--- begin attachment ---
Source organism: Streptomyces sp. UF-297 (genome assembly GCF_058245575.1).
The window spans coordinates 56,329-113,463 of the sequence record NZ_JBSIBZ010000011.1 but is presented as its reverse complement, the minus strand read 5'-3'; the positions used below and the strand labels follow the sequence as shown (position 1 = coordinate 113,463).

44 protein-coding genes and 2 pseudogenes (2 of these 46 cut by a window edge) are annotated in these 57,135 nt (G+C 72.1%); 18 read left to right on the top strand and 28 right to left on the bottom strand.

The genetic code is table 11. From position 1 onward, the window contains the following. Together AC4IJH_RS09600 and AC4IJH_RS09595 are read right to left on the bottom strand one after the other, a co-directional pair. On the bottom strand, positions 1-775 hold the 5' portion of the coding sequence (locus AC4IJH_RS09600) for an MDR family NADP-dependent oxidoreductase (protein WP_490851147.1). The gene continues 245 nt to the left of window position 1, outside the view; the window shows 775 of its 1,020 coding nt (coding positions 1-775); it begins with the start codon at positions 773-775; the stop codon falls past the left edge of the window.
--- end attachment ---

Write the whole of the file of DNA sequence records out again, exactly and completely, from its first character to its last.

Source organism: Streptomyces sp. UF-297 (genome assembly GCF_058245575.1).
The window spans coordinates 56,329-113,463 of the sequence record NZ_JBSIBZ010000011.1 but is presented as its reverse complement, the minus strand read 5'-3'; the positions used below and the strand labels follow the sequence as shown (position 1 = coordinate 113,463).

44 protein-coding genes and 2 pseudogenes (2 of these 46 cut by a window edge) are annotated in these 57,135 nt (G+C 72.1%); 18 read left to right on the top strand and 28 right to left on the bottom strand.

The genetic code is table 11. From position 1 onward, the window contains the following. Together AC4IJH_RS09600 and AC4IJH_RS09595 are read right to left on the bottom strand one after the other, a co-directional pair. On the bottom strand, positions 1-775 hold the 5' portion of the coding sequence (locus AC4IJH_RS09600) for an MDR family NADP-dependent oxidoreductase (protein WP_490851147.1). The gene continues 245 nt to the left of window position 1, outside the view; the window shows 775 of its 1,020 coding nt (coding positions 1-775); it begins with the start codon at positions 773-775; the stop codon falls past the left edge of the window.